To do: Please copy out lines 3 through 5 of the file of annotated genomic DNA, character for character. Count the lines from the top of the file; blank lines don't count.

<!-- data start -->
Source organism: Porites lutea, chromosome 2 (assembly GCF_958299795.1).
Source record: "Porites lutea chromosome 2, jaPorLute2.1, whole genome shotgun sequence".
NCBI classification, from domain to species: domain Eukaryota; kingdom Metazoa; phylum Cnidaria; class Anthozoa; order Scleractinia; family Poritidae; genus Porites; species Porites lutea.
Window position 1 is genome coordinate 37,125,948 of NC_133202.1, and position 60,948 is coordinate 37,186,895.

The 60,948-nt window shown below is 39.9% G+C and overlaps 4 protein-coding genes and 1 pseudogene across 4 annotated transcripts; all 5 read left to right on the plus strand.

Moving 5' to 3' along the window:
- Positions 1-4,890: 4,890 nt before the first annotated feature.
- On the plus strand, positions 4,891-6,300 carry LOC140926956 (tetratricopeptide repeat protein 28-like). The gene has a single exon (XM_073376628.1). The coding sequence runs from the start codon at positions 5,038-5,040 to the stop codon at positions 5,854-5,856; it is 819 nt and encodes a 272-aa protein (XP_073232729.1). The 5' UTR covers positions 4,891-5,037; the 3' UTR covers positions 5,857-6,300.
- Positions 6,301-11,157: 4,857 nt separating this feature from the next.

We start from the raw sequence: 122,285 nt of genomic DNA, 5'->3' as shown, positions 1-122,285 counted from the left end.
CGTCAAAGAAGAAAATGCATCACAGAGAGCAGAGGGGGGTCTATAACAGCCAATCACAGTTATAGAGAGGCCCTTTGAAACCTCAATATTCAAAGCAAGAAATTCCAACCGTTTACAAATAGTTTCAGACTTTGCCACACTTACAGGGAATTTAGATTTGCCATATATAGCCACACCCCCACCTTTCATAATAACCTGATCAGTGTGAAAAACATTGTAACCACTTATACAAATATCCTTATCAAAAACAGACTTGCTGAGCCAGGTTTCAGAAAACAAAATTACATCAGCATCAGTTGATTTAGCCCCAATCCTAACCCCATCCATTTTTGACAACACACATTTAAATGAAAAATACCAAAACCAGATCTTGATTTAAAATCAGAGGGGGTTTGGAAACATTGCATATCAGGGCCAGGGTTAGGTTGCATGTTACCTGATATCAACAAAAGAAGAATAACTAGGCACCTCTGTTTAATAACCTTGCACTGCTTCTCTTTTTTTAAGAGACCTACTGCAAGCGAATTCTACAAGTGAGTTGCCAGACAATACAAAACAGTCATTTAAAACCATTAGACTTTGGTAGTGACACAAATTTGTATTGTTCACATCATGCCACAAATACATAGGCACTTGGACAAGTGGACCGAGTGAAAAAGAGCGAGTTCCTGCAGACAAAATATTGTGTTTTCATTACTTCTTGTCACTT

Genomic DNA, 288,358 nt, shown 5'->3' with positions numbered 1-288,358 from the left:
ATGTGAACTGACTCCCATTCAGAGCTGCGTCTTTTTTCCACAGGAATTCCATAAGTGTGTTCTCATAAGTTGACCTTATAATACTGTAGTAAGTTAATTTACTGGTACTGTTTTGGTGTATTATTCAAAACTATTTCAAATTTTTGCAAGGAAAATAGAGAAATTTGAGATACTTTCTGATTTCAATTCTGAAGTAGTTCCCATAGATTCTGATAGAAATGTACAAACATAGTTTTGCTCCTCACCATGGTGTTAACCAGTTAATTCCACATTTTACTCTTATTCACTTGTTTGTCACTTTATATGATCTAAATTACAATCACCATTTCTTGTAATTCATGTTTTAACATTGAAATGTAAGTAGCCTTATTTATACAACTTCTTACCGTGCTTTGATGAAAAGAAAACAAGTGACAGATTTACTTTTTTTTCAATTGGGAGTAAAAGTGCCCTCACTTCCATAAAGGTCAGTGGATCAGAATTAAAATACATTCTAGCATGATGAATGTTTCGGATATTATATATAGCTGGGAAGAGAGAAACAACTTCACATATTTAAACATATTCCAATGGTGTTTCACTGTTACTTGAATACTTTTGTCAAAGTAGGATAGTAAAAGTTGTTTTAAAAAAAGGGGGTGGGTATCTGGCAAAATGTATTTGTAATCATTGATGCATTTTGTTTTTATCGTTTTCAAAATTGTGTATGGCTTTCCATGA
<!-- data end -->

NCBI classification, from domain to species: domain Eukaryota; kingdom Metazoa; phylum Cnidaria; class Anthozoa; order Scleractinia; family Poritidae; genus Porites; species Porites lutea.
Window position 1 is genome coordinate 37,125,948 of NC_133202.1, and position 60,948 is coordinate 37,186,895.

The 60,948-nt window shown below is 39.9% G+C and overlaps 4 protein-coding genes and 1 pseudogene across 4 annotated transcripts; all 5 read left to right on the plus strand.